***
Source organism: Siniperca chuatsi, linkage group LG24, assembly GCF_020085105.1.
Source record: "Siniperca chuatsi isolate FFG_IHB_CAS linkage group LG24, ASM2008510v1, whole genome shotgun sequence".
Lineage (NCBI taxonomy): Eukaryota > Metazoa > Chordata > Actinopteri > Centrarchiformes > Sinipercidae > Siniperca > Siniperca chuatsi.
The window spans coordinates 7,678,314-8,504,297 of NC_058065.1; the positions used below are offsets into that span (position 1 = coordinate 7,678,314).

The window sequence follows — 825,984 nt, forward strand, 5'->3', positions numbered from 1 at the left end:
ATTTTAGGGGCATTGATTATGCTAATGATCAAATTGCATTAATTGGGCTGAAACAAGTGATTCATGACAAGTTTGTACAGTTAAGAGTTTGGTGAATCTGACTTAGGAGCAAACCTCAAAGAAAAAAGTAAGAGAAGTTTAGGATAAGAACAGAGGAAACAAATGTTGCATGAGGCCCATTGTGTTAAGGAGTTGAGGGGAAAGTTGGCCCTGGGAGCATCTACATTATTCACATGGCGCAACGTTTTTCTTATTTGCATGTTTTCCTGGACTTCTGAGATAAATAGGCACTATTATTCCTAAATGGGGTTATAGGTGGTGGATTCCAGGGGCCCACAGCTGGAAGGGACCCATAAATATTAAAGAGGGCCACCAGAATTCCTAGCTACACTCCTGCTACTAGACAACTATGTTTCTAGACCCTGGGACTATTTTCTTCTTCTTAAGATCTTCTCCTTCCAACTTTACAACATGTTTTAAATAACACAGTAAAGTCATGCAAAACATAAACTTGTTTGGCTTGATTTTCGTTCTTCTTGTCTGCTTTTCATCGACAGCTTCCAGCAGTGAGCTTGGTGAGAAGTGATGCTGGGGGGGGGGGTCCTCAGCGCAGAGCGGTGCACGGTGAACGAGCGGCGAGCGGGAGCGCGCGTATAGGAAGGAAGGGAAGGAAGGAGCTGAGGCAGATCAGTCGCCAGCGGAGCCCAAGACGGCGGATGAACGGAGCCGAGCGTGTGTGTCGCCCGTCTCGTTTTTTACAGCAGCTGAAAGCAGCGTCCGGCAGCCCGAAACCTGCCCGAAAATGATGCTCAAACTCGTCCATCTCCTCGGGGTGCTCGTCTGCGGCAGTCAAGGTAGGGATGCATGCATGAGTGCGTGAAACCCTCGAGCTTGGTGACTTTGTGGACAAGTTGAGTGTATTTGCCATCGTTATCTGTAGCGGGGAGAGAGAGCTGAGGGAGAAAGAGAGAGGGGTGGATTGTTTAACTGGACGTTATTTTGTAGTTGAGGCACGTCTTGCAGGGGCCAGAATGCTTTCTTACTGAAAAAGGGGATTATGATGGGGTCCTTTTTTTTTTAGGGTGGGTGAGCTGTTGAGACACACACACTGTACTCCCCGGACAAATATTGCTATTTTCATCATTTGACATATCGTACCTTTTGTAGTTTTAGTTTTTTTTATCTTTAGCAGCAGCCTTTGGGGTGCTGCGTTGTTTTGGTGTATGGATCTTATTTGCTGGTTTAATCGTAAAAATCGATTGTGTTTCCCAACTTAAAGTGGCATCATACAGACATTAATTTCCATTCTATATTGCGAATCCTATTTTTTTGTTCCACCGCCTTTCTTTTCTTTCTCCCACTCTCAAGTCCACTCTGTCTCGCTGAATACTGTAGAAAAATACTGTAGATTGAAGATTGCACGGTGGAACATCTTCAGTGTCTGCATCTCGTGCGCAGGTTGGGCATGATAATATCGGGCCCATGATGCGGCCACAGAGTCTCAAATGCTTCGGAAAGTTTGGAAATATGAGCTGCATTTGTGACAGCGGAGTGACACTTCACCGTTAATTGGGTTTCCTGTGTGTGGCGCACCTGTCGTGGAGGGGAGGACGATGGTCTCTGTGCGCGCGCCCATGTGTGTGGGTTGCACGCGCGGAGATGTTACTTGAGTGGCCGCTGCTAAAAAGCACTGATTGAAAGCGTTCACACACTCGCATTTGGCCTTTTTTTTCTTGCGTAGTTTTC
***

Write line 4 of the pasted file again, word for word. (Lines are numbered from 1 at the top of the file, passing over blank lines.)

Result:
The window spans coordinates 7,678,314-8,504,297 of NC_058065.1; the positions used below are offsets into that span (position 1 = coordinate 7,678,314).